I need to explain further differences between most Oil furnaces & gas furnace applications.
First, the Oil HT/EX goes all the way up from the burner chamber therefore the blower is off to the side blowing directly at the side of the HUGE HT/EX.
The 80% gas furnace's blower blows up through the HT/EX'ers & there is airspace room between them.
If you were to put a 5-Ton coil within 3" of the two setups, which one would cause the most restriction of a 2000-cfm of airflow?
If you were to place the coil directly on top of each one, the Oil HT/EX would block off perhaps all the flow, the gas EX would allow air to flow between the HT/EX'ers.
You can get easily fooled when checking static pressures to determine airflow on an oil or gas furnace that has the blower wheel blades full & the E-Coil partially blocked with lint; because checking above the coil, on an upflow system, will show a low static. Looking at the chart you'll think it's delivering plenty of airflow; an airflow check will reveal that error.
Here in the cold north country I had a contractor tell me that a1.5-Ton system should have a 1.5-Ton evaporator.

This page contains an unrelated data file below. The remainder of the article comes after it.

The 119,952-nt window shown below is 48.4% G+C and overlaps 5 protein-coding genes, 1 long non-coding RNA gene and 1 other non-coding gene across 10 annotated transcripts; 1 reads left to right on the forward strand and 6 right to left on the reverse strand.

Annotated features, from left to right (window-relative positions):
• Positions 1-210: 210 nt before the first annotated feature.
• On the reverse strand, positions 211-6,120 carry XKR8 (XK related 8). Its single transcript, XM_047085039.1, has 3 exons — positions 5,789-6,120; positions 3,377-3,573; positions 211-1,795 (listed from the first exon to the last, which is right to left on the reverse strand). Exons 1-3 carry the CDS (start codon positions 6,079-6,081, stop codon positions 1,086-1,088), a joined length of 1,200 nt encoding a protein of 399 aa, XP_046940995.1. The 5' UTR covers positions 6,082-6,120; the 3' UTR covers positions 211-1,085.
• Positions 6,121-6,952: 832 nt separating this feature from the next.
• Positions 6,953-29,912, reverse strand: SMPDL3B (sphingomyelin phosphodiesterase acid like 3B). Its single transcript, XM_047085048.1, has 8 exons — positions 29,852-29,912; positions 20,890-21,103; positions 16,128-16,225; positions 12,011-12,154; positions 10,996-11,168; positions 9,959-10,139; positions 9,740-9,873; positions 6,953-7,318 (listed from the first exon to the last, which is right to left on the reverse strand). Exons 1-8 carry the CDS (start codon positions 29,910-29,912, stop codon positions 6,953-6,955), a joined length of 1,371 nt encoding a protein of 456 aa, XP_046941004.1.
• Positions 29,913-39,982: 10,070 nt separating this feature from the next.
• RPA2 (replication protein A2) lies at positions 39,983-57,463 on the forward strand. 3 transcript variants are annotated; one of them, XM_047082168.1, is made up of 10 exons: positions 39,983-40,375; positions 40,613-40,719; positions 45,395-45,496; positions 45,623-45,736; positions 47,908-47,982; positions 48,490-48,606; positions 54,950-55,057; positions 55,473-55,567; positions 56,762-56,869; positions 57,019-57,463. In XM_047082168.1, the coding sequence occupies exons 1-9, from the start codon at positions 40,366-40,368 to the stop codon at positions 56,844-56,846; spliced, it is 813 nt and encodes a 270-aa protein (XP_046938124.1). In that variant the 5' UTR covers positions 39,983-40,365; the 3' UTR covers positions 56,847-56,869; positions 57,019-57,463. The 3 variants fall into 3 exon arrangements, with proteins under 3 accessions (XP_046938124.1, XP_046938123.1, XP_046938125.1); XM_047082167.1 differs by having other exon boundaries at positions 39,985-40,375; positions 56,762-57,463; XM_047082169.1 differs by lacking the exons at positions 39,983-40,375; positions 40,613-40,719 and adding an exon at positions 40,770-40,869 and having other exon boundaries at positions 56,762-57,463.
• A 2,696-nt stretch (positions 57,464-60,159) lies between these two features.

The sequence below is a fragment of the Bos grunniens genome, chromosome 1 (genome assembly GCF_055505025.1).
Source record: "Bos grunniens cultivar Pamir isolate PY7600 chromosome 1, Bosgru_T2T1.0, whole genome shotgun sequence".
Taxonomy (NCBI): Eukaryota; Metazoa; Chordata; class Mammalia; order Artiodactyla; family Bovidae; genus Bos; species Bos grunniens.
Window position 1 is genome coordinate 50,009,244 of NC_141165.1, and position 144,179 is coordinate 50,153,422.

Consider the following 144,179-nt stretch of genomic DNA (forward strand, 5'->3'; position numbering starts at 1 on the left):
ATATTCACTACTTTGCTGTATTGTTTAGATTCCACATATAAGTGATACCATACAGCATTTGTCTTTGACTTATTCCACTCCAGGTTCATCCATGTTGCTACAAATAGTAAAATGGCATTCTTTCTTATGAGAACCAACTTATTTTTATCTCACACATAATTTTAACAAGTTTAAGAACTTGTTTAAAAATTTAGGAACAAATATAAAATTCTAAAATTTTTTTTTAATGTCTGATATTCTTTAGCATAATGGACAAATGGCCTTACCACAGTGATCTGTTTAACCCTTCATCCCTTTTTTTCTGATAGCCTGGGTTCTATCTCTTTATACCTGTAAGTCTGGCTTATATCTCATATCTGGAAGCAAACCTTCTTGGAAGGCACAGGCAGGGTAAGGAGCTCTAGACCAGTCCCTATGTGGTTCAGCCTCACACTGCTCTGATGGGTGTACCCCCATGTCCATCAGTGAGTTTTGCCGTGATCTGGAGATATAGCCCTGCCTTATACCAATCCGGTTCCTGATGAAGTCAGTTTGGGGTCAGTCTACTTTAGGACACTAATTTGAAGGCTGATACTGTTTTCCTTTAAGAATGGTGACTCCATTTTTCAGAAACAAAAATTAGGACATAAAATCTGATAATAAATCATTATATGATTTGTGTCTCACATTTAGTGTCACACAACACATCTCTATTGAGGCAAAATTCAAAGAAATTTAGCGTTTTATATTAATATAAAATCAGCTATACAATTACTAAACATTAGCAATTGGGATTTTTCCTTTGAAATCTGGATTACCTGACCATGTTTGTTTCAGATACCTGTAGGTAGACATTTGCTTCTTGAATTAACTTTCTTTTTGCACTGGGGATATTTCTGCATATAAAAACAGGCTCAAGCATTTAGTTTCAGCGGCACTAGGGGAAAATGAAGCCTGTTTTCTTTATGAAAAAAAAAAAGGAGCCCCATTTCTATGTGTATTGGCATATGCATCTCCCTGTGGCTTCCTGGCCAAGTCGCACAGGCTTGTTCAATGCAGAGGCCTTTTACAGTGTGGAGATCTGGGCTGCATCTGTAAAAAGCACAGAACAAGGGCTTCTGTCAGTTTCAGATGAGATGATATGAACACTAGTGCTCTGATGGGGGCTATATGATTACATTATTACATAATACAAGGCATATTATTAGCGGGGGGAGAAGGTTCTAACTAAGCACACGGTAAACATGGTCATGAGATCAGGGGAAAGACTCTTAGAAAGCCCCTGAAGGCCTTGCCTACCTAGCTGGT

The reality is that the system we were discussing had a 140,000-BTUH input & 112,000-output which called for around 1200-cfm of airflow in heating mode.
The 2-Ton coil could go to 900-cfm, but it really needed a 3-Ton coil rated at 1200-cfm at 0.50" ESP.
In the cold climates it is important to FIRST Weatherize to reduce furnace sizing & airflow requirements. Then make the airflow system as efficient as possible so you can work with a proper condenser & coil sizing setup.
Why the oversized A/C system with extremely low airflow doesn't cool many contractors will simply say you need a larger A/C...
Well, there is more, that I've never found in the best text books, but I need to quit typing. These airflow realities are extremely important, but I never see or hear anything on them, in textbooks, only in rare mfg'ers' manuals & no videos - illustrate those critical airflow design variation situations.
The old blower wheels would simply unload if the ESP static went much above 0.50", newer blowers are engineered to handle a higher ESP without unloading.
If you pulled those old blowers out of the furnace, as I did, & used a ply-board to change the resistance - using an amp-probe; when you moved the board up away enough, the blower would move too much air & the motor would overload & bog-down.
Moving the board closer would unload the blower wheel & amp-draw would move lower.
Got to quit, but never underestimate the airflow variables...
Skippedover was just having some fun with me, which I appreciate. - Darrell